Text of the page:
Don’t Get Beat By The Heat This Summer
No one denies the heat this summer has been pretty darn brutal.
With gas prices substantially lower than last summer, many more people are considering taking a family road trip or vacation before the summer is over.
If you’re planning to hit the road soon, it may be a good time to make sure the family station wagon is prepared too.
AAA spokesperson Beth Mosher recommends making sure your vehicle’s fluid levels are correct including oil, transmission fluid, windshield wiper fluid and engine coolant, as well as checking tire pressure, and your battery. And unless you want to sit in a hot car for hours on end, it’s also smart to have the fluid levels on the air conditioning checked before you set off on your journey.
“We think people should go see a mechanic and get their checked out particularly if a family is going on a road trip,” says Mosher. “A check engine light on is a clear sign to get to a mechanic.”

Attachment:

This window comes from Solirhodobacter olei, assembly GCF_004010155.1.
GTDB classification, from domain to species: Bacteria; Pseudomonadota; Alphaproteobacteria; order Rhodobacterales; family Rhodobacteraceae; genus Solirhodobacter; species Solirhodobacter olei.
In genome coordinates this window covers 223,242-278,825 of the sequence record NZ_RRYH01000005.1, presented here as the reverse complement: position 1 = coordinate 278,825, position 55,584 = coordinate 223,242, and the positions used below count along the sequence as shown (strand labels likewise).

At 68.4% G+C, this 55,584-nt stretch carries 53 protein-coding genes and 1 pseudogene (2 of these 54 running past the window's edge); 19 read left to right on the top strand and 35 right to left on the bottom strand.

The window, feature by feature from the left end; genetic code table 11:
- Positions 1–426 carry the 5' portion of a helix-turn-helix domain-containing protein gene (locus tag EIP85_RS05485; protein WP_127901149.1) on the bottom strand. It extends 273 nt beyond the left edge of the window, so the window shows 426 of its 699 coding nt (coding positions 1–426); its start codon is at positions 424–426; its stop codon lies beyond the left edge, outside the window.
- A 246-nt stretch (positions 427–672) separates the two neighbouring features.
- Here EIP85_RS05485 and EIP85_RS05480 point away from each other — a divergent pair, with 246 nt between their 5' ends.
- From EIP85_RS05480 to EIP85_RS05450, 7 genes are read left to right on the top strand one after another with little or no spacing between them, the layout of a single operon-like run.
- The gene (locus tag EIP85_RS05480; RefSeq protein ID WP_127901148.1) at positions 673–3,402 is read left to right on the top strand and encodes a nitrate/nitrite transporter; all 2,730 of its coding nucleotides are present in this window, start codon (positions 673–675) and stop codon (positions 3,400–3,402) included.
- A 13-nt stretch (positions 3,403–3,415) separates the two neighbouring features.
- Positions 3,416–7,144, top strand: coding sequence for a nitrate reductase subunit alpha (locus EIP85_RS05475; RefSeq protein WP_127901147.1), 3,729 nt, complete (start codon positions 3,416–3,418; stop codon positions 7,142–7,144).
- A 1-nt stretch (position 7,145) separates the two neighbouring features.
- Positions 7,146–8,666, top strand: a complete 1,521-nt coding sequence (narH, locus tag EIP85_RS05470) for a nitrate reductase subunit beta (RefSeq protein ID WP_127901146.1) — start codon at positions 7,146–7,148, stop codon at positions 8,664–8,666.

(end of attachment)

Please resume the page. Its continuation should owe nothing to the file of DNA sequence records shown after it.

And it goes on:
Mosher was also able to shed light on a common misconception of vehicle breakdowns during this extended heat wave we’ve been experiencing. While AAA’s roadside assistance helps many drives with overheated vehicles during the summer, the group has not seen a jump in this type of vehicle breakdown despite the extremely hot weather.
“Nothing more than usual summer periods,” said Mosher when asked if more cars were overheating this summer.
However, surprisingly AAA has had to provide more battery jump starts than usual this summer.
While many drivers experience problems starting their car when the weather is really cold during the winter, Mosher says the mild winter didn’t kill as many car batteries like a normal winter does.
“We’ve seen an uptick in battery problems,” explains Mosher. “The mild winter didn’t not stress batteries as much as usual and the batteries are not keeping up.”
Another tip Mosher has is for motorists rolling down their windows to save money on air conditioning by improving gas mileage. She says keeping the windows rolled down really doesn’t work and you’re still uncomfortably hot.
“The difference you are savings is not so significant as you may think it is,” says Mosher.